Marvin was the first Hollywood producer I knew to wear full cowboy civvies; stove-pipe Levis, H-bar snap button rodeo shirts, Lucchese boots with full riding heel and a beautifully blocked flat brim Stetson.  He presented quite a picture folding himself into the cab of his red Ford Ranchero pickup truck amidst the Porches, Jaguars, and Mercedes in the Fox parking lot.  Once, when he came down to his truck, he was shocked to see that some joker had dumped a huge wire bound bale of hay in the pickup's bed.  He drove with it proudly until the last straws had blown out the back.

It was around here, Marvin introduced me to his friend Barry, one of the premier entertainment lawyers in L.A.  I loved and trusted the way those two were together so I signed up with Barry and have been with his legal armada now for over four decades.

Earlier that year, Marvin had won an Emmy for co-writing "Tribes," a highly rated TV movie about a drafted surfer hippie in Marine Corps bootcamp.  At the televised ceremony, in front of millions, with a big loopy grin, Marvin thanked his bartender and his weed dealer.  What can I say, my kind of guy.

He also introduced me to saloon society; that demimonde evening pattern of hanging out in bars and lounges, drinking one's life into a velvet oblivion while some 'jazz' singer warbled a Carpenter's song or tried her pipes on (appropriately) "Lush Life."  About a year of this was all I could take, but what a year it was; college prep for alcoholics.  At that point, of course, I couldn't see it coming.  I was just barely understanding that sometimes no matter how hard you stared at the solution, you couldn't always tell which problem it went with.

Many of my Marvin memories are tied up with Texas.  Here's why.  He had fallen in love with an original western script making the rounds called "Dime Box" written by Bud Shrake and helped by Gary Cartwright, both doper roper Texans to their core.  Marvin optioned it and set about to make the movie.  The first thing he did was to somehow cast Dennis Hopper as Kid Blue, the lead.

At that point, Hopper was probably the most famous actor in the world.  He had done, of course, "Easy Rider," produced, directed and starred.  It was a smash hit yet the toxic rumors flew.  On his next project, he went to Peru (oh-oh) to do "The Last Movie."  The stories of cocaine, waste and fraud that sprang from the shoot became legendary as they were spoken!  Since that movie tanked under the weight of its own reputation, Hopper had become a complete pariah.  People were lining up to turn on him.  Kind of like the national finger-pointing fallout after President Clinton's sneak blowski.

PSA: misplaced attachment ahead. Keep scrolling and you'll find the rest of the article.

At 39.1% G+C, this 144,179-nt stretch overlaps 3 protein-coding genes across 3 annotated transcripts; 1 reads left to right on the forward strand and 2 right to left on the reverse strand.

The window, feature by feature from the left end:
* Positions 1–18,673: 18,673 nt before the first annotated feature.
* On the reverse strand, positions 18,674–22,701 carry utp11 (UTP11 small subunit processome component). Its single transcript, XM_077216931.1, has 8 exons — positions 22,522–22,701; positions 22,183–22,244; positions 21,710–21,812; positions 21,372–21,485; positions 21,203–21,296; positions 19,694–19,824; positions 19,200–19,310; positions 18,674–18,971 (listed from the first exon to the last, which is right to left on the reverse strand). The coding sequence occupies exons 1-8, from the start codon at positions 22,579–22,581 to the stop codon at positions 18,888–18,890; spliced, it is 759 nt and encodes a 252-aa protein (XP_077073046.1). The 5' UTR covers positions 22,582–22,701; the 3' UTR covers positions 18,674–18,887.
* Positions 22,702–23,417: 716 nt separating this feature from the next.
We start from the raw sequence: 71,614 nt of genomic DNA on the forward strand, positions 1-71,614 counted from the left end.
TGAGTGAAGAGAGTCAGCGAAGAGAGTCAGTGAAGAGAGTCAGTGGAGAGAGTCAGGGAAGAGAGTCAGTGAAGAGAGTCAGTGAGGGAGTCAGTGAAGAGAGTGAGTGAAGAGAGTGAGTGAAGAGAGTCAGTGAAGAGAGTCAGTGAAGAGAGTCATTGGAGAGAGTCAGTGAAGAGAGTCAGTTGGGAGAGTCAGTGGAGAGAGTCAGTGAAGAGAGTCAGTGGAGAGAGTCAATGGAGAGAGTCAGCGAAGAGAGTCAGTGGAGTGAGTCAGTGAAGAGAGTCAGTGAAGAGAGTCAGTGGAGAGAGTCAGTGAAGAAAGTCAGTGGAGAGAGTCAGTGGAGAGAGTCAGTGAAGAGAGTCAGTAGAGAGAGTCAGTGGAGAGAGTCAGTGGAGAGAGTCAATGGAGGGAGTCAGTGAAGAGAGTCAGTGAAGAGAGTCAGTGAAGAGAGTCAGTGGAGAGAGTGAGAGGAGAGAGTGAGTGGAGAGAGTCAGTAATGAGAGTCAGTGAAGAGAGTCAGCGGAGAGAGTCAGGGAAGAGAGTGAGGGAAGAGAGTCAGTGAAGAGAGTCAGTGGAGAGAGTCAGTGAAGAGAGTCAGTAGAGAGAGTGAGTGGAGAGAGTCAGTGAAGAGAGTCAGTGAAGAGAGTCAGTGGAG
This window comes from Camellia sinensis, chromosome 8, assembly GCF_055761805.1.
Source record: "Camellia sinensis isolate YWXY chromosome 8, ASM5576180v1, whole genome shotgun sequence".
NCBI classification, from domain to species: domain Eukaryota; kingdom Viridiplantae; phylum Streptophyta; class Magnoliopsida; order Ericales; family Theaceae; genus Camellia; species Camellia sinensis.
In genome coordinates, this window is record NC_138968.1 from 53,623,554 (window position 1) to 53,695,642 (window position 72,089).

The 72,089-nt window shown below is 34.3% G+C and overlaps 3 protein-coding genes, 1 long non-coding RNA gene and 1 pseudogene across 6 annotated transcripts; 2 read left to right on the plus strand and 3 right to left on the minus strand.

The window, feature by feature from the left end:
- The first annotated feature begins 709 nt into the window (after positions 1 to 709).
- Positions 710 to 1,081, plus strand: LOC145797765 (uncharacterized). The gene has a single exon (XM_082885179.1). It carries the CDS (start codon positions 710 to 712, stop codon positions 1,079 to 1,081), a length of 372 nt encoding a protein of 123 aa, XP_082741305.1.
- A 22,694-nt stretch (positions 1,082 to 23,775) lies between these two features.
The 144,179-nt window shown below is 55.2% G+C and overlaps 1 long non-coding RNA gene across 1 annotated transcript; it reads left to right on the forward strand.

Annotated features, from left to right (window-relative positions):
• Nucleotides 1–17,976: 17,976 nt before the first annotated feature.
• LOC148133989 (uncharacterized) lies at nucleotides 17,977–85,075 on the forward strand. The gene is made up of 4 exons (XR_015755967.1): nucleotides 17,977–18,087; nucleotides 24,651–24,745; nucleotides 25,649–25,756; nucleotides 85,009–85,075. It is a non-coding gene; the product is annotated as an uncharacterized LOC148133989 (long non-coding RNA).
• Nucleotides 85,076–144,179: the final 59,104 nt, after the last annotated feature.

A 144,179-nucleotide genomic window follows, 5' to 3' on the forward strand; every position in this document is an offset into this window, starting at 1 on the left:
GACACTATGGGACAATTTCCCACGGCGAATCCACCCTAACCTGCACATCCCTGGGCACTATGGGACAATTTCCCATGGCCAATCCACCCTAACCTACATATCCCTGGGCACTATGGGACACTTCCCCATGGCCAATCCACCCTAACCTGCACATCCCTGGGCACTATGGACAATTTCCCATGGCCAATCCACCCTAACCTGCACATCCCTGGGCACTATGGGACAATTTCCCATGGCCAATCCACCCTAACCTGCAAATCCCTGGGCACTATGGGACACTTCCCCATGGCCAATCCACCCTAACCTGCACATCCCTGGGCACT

By the time Marvin signed Hopper up for ("Dime Box" now called) "Kid Blue," the actor was radioactive.  And yet, this upcoming little western was all anybody in Hollywood could talk about.  Dennis this, Dennis that -- he tapped out his wife before he threw her out in the Taos snow, he hoovered so much Bolivian marching powder, he was blind in one eye and had a limp.  He ate a live scorpion, for god's sake!  You're crazy for hiring him.  And Marvin just smiled and honed the screenplay.

This is where the Chow Puppy came in.  Not as a writer; Marvin already had those, and good ones they were.  He invited me to come with him to Austin to hang out and maybe we'd even get some work done on a Hell's Angels project we were ghosting up.  And we'd get to hang out with Bud and Gary.

There is just no way to over estimate the burgeoning power of Texas in the Seventies. Outlaws Waylon and Willie, wild-man Jerry Jeff Walker, "Texas Monthly," the NFL Cowboys, a growing film industry, art collections like the de Menil in Houston, big oil (a.k.a. the awl bidness), non-fiction best sellers about high society family murders and their trials.  There was "Austin City Limits," and "Dallas," the #1 show on TV; hellfire, Texas was IT.  And money, weed, Cuervo Gold, and that around the clock marching powder seemed to be everywhere.

Hot fun in Texas, bro.   Because Mad Dogs party every night.

A good restaurant-bar we all drifted to was The Raw Deal.  Slow moving fast talking people on the make.  The Broken Spoke.  Armadillo World Headquarters.  And (as the cheapie film poster always said) GIRLS, GIRLS, GIRLS, one of whom was local politician Ann Richards who later became Governor and spent her last days with longtime companion Bud Shrake.